The Foldylock, currently on Kickstarter and has sailed past its $10,000 target with 20 days remaining, recognises that problem of carrying locks when they’re not being used.
It’s a foldable design and unfolded to a 90cm lock when it’s needed. It’s transported in its own case which can be mounted to the frame using the bottle mount clamp.
Zipp are rightly proud of their Firecrest wheels, and they’ve put together this video to explain the technology behind the rim profile.
They reveal some of the CFD design process and wind tunnel testing that went into developing the toroidal rim profile with rounded edges, which they reckon reduces drag compared to other wheels. But then they would say that wouldn’t they…
We’ve just got a message from Andy at Prendas telling us about these really rather cool looking arm warmers.
They’re not the first special edition Merkalon arm warmers, indeed we’ve reviewed them in the past, but they are a new colour option with on-trend fluoro yellow, used on the logo down the side and a couple of bands around the wrist. If that wasn’t sounding good enough, they only cost £7.95. Get them here.
Specialized have launched the new Alias, a regular road bike sold with two seatposts and clip-on extensions, so it can be used for road cycling and converted into a time trial/triathlon bike.
Specialized’s thinking is that the cost of buying a dedicated tri bike can put a lot of people off, especially if they’re also new to cycling and will want a regular road bike for training on, and possibly commuting. The Alias is sold with an optional zero offset seatpost and clip-on aerobars, so it’s perfect for triathlons.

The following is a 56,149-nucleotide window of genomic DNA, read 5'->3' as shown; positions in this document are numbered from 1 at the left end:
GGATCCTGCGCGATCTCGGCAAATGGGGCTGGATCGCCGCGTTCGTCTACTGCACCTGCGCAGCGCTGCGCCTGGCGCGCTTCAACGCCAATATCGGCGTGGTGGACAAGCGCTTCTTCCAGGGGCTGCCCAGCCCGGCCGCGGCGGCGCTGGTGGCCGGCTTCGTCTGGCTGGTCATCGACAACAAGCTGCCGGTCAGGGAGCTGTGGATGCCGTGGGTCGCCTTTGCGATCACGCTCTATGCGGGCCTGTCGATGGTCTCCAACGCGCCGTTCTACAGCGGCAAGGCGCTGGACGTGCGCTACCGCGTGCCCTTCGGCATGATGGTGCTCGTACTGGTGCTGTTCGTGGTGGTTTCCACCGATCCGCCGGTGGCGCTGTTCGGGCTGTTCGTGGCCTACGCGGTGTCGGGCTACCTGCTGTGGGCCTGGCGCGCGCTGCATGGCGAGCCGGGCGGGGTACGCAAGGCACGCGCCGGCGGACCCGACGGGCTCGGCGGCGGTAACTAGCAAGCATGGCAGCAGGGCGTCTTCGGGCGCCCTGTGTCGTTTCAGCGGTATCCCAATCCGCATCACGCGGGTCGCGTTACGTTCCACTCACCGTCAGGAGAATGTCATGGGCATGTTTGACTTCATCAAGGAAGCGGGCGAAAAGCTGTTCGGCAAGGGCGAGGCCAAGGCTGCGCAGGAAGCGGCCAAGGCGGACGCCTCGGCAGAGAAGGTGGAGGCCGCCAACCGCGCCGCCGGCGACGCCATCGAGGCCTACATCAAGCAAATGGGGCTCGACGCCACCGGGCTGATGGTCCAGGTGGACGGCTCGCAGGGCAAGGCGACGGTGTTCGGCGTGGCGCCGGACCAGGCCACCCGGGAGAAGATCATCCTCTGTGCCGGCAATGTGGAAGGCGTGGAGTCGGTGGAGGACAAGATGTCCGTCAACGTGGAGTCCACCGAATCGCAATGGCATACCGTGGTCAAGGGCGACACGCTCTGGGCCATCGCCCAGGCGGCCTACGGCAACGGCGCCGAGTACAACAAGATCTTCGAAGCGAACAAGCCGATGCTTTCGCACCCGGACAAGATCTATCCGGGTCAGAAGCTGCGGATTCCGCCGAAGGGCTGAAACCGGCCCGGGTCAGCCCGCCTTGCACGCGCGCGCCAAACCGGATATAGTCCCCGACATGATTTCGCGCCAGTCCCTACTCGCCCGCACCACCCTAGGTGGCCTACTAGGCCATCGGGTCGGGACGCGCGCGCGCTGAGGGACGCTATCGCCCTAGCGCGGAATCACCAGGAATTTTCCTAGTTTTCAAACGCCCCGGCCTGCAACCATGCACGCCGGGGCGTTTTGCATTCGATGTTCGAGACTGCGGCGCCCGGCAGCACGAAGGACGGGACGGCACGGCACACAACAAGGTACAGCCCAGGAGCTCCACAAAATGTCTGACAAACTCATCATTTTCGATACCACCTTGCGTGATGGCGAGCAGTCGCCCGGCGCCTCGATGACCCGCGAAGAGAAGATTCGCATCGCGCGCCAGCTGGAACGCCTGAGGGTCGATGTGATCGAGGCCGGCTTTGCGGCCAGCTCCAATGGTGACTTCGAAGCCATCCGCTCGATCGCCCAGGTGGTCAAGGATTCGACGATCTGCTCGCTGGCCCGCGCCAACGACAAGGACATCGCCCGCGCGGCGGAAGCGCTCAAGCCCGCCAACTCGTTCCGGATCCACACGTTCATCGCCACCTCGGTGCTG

Maybe not as fast as an out-and-out tri bike, but if you’re a first timer, it’s going to make little difference. For regular road riding, switch to the 35mm setback seatpost and remove the extensions, and you have a normal road bike. There’s nothing to stop you doing this to any road bike, in fact it’s a very popular route into triathlon (and time trial) but it’s interesting that Specialized are offering a complete package. No word on whether these bikes - there’ll be two models - will be coming to the UK, we’ll let you know when we find out.
Dave Zabriskie launched his DZ Nuts chamois cream way back in 2009, and now that he’s retired, he’s got more time to focus on expanding the range. Latest is DZ Nuts Bald, a shaving cream for your legs - obviously, what were you thinking? - and DZ Nuts InHeat, an embrocation cream.
One last thing before we sign off for the weekend, Vulpine have released this sneak peek of some new clothing they're launching on Monday.
And that's your lot. Tune in next weekend for another batch of new products.
David worked on the road.cc tech team from 2012-2020. Previously he was editor of Bikemagic.com and before that staff writer at RCUK. He's a seasoned cyclist of all disciplines, from road to mountain biking, touring to cyclo-cross, he only wishes he had time to ride them all. He's mildly competitive, though he'll never admit it, and is a frequent road racer but is too lazy to do really well. He currently resides in the Cotswolds, and you can now find him over on his own YouTube channel David Arthur - Just Ride Bikes.